Jasiewicz said the students benefitted from working with city officials in a number of ways. These professionals, who provided not only technical and logistical assistance, gave contextual background on the city and offered crucial guidance and feedback throughout the survey process. Those contacts with city officials underscore the collaborative nature of the relationship that is prized by Dickovick and Kohl in the CBL office.
The reciprocity that CBL emphasizes is also evident in the two engineering projects that have been underway during the current academic year. The city benefits from the students’ findings while the students tackle real-world problems.
Joel Kuehner, professor of physics and engineering, said connecting the department’s Capstone Design courses with the Community-Based Learning program has been a natural fit. The course is designed to be a practical experience where students take an initial idea all the way through testing phases to a final recommendation or a prototype. The problems posed by the city, said Kuehner, represent ideal challenges for the students to take advantage of what they’ve been learning.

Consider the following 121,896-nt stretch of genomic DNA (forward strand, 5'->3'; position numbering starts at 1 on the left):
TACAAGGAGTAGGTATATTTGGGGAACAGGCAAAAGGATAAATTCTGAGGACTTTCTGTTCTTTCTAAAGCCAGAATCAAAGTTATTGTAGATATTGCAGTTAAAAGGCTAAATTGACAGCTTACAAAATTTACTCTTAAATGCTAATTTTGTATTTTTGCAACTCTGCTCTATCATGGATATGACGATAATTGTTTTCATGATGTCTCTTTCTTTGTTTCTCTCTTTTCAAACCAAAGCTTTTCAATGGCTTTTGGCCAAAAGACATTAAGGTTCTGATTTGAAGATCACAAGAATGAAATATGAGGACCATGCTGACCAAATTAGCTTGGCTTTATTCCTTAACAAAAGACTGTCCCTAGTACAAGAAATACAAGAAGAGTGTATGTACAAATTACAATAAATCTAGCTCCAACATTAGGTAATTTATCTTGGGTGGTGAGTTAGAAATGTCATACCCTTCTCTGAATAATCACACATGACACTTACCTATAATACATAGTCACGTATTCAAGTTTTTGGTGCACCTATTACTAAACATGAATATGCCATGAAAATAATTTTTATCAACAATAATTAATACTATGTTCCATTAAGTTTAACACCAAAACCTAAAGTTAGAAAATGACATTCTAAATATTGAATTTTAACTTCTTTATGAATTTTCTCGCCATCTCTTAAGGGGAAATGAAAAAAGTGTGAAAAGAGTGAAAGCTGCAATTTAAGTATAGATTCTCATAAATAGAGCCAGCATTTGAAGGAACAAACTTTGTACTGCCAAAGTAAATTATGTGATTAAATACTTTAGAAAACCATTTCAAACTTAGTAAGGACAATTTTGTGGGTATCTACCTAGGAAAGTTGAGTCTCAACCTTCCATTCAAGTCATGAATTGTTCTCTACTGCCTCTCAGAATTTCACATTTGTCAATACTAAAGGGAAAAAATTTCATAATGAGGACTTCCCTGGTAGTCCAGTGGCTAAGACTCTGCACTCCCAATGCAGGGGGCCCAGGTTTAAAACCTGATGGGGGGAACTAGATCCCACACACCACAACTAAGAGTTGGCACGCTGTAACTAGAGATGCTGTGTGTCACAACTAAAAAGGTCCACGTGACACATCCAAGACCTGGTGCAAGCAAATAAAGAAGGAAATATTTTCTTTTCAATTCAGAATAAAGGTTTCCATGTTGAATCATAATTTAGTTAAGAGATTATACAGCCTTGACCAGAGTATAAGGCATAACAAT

“It’s one thing to sit in a classroom and learn from a faculty member, but it’s quite different to sit across from a city official and to hear about the problem they want solved and the constraints, like budget, that are involved,” said Kuehner. “The feedback from someone who heads a city department and can actually implement whatever plan the students develop raises the stakes.”
Giovanni Esposito ’20, an engineering major from Goochland, Virginia, is part of the traffic study. During the fall semester, when he was working on the project, Esposito had a job interview with the Virginia Department of Transportation (VDOT).
“They looked at my resume and saw the traffic study and said, ‘Wait. You’re doing that kind of work for the city of Lexington now and you’re an undergrad?’ They were impressed,” said Esposito, who starts with VDOT this summer.
In CBL courses, the community partners with whom the students and professors work, including those from the city of Lexington, are active collaborators and “coeducators.”